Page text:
HNRS-2900(5) Final Projects

Spring 2008 Semester

http://homepages.wmich.edu/~kaldon/classes/hn290-5-projects.htm

Here are three websites pertaining to shock diamonds that can be 
seen in the exhaust of jets afterburners.  Also, attached are two 
you-tube videos that demonstrate the shock diamonds. 

http://www.aerospaceweb.org/question/propulsion/q0224.shtml
http://en.wikipedia.org/wiki/Shock_diamond
http://www.youtube.com/watch?v=KPxHXzd4iM0
http://www.youtube.com/watch?v=pnXBasZ3yBc
http://library.lanl.gov/cgi-bin/getfile?00326958.pdf

Carlee McClintic and Ryan Rader
Our topic was "Shape of electron orbitals in atoms." We had some 
experience with basic orbitals in Chemistry last semester. Basically, 
electrons repel each other and consequently electron orbitals 
repel each other. What we found on some other sites (wikipedia 
being the most helpful) is that a molecules position in space 
can be determined by the Shrodinger Equation, which gives the 
probability of an electron being at any given point and time. 
There were two different versions of this equation: a time dependent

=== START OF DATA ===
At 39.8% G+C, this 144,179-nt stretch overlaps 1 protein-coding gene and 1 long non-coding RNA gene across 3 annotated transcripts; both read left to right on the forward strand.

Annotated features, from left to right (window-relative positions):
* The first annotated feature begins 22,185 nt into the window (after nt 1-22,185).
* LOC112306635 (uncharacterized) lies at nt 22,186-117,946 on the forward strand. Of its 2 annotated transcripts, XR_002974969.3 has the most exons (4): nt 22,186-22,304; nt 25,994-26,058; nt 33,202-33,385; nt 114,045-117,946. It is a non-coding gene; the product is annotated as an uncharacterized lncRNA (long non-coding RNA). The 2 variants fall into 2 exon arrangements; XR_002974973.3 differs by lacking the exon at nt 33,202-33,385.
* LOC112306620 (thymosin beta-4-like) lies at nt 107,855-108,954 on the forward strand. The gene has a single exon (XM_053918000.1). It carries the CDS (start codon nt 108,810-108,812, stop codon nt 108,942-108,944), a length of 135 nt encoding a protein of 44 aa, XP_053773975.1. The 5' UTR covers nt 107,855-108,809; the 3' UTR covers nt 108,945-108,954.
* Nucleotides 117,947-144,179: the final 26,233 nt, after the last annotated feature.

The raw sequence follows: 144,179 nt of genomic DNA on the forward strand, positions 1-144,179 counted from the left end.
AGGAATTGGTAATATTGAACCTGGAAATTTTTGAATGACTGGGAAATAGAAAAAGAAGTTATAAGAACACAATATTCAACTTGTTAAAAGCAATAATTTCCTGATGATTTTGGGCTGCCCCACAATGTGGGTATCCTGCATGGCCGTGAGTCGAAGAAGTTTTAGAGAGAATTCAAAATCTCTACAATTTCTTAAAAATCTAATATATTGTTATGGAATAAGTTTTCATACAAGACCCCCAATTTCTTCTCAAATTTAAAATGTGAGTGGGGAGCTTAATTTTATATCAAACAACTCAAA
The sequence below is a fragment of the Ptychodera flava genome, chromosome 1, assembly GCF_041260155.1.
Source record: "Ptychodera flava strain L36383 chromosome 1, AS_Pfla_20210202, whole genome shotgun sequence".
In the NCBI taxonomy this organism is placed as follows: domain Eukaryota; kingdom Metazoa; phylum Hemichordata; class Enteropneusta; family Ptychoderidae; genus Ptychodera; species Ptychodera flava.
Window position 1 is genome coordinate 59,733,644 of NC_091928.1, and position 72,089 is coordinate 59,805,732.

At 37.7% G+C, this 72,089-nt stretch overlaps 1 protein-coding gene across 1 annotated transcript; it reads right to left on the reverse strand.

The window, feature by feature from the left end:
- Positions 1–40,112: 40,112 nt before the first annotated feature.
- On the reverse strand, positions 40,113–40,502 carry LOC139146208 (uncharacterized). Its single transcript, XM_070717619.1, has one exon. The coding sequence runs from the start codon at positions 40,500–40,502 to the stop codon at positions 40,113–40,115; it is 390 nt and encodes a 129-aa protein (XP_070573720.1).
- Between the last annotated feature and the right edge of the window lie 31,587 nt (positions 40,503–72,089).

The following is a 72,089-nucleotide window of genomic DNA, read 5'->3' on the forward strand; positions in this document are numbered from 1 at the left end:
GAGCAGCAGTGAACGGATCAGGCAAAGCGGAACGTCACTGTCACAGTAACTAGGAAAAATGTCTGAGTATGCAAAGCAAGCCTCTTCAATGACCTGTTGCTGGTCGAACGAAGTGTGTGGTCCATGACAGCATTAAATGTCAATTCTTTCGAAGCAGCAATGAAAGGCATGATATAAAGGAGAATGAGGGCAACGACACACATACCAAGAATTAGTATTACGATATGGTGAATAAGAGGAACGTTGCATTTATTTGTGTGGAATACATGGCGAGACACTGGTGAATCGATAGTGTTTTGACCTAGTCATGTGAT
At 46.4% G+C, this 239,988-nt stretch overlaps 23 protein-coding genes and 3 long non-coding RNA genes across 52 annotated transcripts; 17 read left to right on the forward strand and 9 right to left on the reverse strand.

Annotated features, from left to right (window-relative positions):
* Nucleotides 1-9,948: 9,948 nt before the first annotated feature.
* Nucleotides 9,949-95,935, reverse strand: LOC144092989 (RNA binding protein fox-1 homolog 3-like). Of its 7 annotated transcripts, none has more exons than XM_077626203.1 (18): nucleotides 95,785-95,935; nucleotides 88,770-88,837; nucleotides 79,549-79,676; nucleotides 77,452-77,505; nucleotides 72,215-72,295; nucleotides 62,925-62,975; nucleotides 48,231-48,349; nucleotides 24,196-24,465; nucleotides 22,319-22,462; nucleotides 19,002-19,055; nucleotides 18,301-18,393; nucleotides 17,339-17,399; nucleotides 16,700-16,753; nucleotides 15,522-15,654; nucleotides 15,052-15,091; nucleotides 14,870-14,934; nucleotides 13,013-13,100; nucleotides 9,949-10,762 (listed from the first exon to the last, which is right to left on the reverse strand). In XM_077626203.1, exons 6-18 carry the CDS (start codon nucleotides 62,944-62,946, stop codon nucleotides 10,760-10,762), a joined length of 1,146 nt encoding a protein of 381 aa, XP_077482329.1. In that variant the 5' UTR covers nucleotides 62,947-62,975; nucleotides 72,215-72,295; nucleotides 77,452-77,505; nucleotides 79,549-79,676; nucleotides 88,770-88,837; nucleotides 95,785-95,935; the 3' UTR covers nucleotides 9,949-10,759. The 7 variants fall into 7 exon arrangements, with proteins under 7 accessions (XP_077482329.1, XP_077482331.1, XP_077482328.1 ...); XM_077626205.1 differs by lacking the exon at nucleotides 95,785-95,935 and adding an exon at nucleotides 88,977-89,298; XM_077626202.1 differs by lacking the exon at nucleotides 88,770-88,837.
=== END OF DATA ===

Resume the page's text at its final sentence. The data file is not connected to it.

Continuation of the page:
one and a time independent one, both of which are too complicated 
for us to type out, but can easily be found on Wikipedia. Here 
are some websites that be found that deal with this subject. 
Considering how fast electrons travel and their subatomic size, 
it is amazing to discover an equation capable of predicting 
electron location.

http://en.wikipedia.org/wiki/Schrödinger_equation

http://images.google.com/imgres?imgurl=http://winter.group.shef.ac.uk
/orbitron/images/noflash.gif&imgrefurl=http://winter.group.shef.ac.uk
/orbitron/AOs/3p/index.html&h=360&w=480&sz=2&hl=en&start=4&um=1
&tbnid=4lSEuVjBLg4RIM:&tbnh=97&tbnw=129&prev=/images%3Fq%3Delectron
%2Borbitals%2Bwave%2Bequation%26ndsp%3D18%26um%3D1%26hl%3Den%26sa%3DN

http://winter.group.shef.ac.uk/orbitron/AOs/3p/index.html

http://images.google.com/imgres?imgurl=
http://www.meta-synthesis.com/webbook/30_timeline/stm.gif&imgrefurl=
http://www.meta-synthesis.com/webbook/30_timeline/timeline.html
&h=429&w=600&sz=106&hl=en&start=7&tbnid=zl3tFguEPnIXvM:&tbnh=97

Corwin Stout and Rory Gallup 

Subject Graphic Equalizers

URL's

http://en.wikipedia.org/wiki/Graphic_equalizer

http://www.rane.com/note101.html

http://www.ehow.com/how_2211288_set-up-graphic-equalizer.html?
ref=fuel&utm_source=yahoo&utm_medium=ssp&utm_campaign=yssp_art

(a)This topic is important because a graphic equalizer is a tool that